Washington: The number of the world’s poor people who benefited from small loans has declined for the first time as purported abuses in India cast a shadow over the “microfinance” industry, a study said Tuesday.
The report called for microlenders to find ways to be more effective, including by tightening rules on accountability and by embracing mobile technology to better reach the world’s desperately poor.
Microfinance—pioneered by Nobel Peace Prize winner Muhammad Yunus of Bangladesh—seeks to reduce poverty by offering small loans to low-income but entrepreneurial people, especially women, usually shunned by traditional banks.
The Microcredit Summit Campaign, which promotes microfinance, said in its report that after more than a decade of sharp growth, the number of microloan recipients slipped to 195 million in 2011 from 205 million a year earlier.
The drop, the first since statistics began in 1997, were led by falls in India—which had 14.2 million fewer microfinance clients in 2011 than in 2010—and to a lesser extent in Bangladesh.
“I think it could be a very good warning sign, a time for us to pause and take a look at what’s happening and to reassess how we are operating,” said Larry Reed, director of the Microcredit Summit Campaign, which is based in Washington.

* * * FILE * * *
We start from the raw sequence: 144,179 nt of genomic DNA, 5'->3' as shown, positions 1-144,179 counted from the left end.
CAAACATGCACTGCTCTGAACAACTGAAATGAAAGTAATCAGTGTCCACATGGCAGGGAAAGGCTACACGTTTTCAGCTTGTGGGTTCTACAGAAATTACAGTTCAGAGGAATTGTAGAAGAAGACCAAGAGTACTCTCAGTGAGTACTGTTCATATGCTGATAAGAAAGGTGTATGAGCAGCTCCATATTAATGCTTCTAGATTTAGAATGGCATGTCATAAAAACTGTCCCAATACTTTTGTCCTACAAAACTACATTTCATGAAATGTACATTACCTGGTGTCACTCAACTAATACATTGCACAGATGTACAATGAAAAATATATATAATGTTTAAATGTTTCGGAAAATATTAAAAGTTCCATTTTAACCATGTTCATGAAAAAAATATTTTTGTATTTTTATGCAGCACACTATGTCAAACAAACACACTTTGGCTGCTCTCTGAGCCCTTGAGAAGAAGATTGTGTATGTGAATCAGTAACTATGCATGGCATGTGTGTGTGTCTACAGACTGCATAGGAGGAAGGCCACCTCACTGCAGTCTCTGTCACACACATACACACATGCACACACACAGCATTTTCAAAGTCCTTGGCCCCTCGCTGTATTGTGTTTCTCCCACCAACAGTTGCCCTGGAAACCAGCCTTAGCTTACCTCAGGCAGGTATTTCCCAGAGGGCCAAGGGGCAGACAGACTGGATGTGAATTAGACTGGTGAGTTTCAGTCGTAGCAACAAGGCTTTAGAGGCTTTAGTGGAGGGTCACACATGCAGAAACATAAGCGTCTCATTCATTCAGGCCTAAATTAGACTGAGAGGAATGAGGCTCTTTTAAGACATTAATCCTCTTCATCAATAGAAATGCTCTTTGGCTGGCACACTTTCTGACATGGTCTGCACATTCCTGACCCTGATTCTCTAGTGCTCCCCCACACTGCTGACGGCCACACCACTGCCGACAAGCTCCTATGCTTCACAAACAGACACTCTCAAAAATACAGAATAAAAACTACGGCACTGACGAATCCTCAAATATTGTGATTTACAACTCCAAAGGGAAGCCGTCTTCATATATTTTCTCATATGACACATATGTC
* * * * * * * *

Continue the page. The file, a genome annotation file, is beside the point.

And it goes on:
“It gives us a chance to really look more closely at what’s happening in clients’ lives and make sure we have products that are appropriate for them,” he said.
Andhra Pradesh launched a crackdown in 2010 after reports of suicides by microloan recipients. Authorities accused microlenders of exploiting vulnerable people through exorbitant lending rates and abusive debt collection practices.
The report said the crisis triggered a chain reaction of funding drying up for Indian microlenders. India’s parliament is drafting a law to provide clearer oversight on microlenders and strengthen protections for clients.
The study called for microlenders to look more at clients’ needs instead of their numbers, saying that Andhra Pradesh’s woes showed that poor people with a “psychology of scarcity” are willing to pay dearly to borrow.
“If a lending institution focuses on its own growth and not the well-being of its clients, it can make loans that may make their clients worse off financially in the long term,” it said.
In Bangladesh, Reed said microfinance has seen uncertainty in part because of Yunus’ troubles. The Dhaka government has tightened control over Grameen Bank in what Yunus’ backers see as a move to sideline the well-known figure.
While nearly 89% of the world’s poorest microloan clients live in Asia, the industry made strides in other regions including sub-Saharan Africa.
The report pointed to Kenya’s embrace of digital technology, saying that a system for mobile payments now covers more than 70% of households in the eastern African nation.
The study said that mobile technology—with its relatively low cost to expand a client base after an initial investment—could be used to offer more products to microloan customers such as insurance and savings accounts.
“There are huge possibilities there because it drastically reduces the cost,” Reed said. AFP